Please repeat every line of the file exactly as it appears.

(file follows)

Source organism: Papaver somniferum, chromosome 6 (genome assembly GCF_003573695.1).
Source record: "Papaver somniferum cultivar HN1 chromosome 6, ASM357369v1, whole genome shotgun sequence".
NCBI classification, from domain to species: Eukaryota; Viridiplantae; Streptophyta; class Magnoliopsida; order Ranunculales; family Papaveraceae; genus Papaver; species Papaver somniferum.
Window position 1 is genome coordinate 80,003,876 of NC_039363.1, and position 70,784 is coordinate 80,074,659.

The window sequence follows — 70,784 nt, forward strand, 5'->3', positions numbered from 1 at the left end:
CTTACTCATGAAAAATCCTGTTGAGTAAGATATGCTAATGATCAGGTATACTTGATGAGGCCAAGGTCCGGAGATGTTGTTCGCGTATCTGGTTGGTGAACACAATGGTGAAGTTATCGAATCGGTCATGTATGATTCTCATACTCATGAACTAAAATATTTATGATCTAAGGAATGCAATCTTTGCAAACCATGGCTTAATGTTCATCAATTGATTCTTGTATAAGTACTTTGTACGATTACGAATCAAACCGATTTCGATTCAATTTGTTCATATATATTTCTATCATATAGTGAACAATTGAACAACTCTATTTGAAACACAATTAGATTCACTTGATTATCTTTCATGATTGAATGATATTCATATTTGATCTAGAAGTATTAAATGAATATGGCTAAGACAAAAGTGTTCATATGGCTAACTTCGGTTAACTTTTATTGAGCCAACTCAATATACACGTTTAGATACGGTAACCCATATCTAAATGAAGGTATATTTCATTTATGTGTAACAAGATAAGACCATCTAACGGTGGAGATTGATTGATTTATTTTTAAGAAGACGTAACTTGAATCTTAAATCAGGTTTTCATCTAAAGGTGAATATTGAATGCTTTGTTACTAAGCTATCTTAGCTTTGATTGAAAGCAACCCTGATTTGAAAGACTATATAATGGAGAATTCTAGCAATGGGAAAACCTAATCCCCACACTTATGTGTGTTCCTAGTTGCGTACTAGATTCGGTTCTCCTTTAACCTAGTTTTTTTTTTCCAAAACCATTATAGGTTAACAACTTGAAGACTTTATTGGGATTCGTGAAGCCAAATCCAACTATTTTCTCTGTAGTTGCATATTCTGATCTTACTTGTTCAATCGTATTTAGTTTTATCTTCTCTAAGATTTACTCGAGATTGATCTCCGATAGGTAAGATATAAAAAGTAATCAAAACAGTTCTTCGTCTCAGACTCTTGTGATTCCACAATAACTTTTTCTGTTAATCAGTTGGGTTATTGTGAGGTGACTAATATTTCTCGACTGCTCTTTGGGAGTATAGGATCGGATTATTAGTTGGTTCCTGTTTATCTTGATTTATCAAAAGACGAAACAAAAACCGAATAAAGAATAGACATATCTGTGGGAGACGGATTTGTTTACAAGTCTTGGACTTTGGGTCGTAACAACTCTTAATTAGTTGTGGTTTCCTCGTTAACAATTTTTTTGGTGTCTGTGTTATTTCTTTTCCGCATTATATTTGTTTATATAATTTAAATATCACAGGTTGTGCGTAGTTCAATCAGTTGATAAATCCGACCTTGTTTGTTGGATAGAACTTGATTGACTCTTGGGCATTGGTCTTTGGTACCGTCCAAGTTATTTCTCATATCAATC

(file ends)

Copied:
Source organism: Papaver somniferum, chromosome 6 (genome assembly GCF_003573695.1).
Source record: "Papaver somniferum cultivar HN1 chromosome 6, ASM357369v1, whole genome shotgun sequence".
NCBI classification, from domain to species: Eukaryota; Viridiplantae; Streptophyta; class Magnoliopsida; order Ranunculales; family Papaveraceae; genus Papaver; species Papaver somniferum.
Window position 1 is genome coordinate 80,003,876 of NC_039363.1, and position 70,784 is coordinate 80,074,659.

The window sequence follows — 70,784 nt, forward strand, 5'->3', positions numbered from 1 at the left end:
CTTACTCATGAAAAATCCTGTTGAGTAAGATATGCTAATGATCAGGTATACTTGATGAGGCCAAGGTCCGGAGATGTTGTTCGCGTATCTGGTTGGTGAACACAATGGTGAAGTTATCGAATCGGTCATGTATGATTCTCATACTCATGAACTAAAATATTTATGATCTAAGGAATGCAATCTTTGCAAACCATGGCTTAATGTTCATCAATTGATTCTTGTATAAGTACTTTGTACGATTACGAATCAAACCGATTTCGATTCAATTTGTTCATATATATTTCTATCATATAGTGAACAATTGAACAACTCTATTTGAAACACAATTAGATTCACTTGATTATCTTTCATGATTGAATGATATTCATATTTGATCTAGAAGTATTAAATGAATATGGCTAAGACAAAAGTGTTCATATGGCTAACTTCGGTTAACTTTTATTGAGCCAACTCAATATACACGTTTAGATACGGTAACCCATATCTAAATGAAGGTATATTTCATTTATGTGTAACAAGATAAGACCATCTAACGGTGGAGATTGATTGATTTATTTTTAAGAAGACGTAACTTGAATCTTAAATCAGGTTTTCATCTAAAGGTGAATATTGAATGCTTTGTTACTAAGCTATCTTAGCTTTGATTGAAAGCAACCCTGATTTGAAAGACTATATAATGGAGAATTCTAGCAATGGGAAAACCTAATCCCCACACTTATGTGTGTTCCTAGTTGCGTACTAGATTCGGTTCTCCTTTAACCTAGTTTTTTTTTTCCAAAACCATTATAGGTTAACAACTTGAAGACTTTATTGGGATTCGTGAAGCCAAATCCAACTATTTTCTCTGTAGTTGCATATTCTGATCTTACTTGTTCAATCGTATTTAGTTTTATCTTCTCTAAGATTTACTCGAGATTGATCTCCGATAGGTAAGATATAAAAAGTAATCAAAACAGTTCTTCGTCTCAGACTCTTGTGATTCCACAATAACTTTTTCTGTTAATCAGTTGGGTTATTGTGAGGTGACTAATATTTCTCGACTGCTCTTTGGGAGTATAGGATCGGATTATTAGTTGGTTCCTGTTTATCTTGATTTATCAAAAGACGAAACAAAAACCGAATAAAGAATAGACATATCTGTGGGAGACGGATTTGTTTACAAGTCTTGGACTTTGGGTCGTAACAACTCTTAATTAGTTGTGGTTTCCTCGTTAACAATTTTTTTGGTGTCTGTGTTATTTCTTTTCCGCATTATATTTGTTTATATAATTTAAATATCACAGGTTGTGCGTAGTTCAATCAGTTGATAAATCCGACCTTGTTTGTTGGATAGAACTTGATTGACTCTTGGGCATTGGTCTTTGGTACCGTCCAAGTTATTTCTCATATCAATC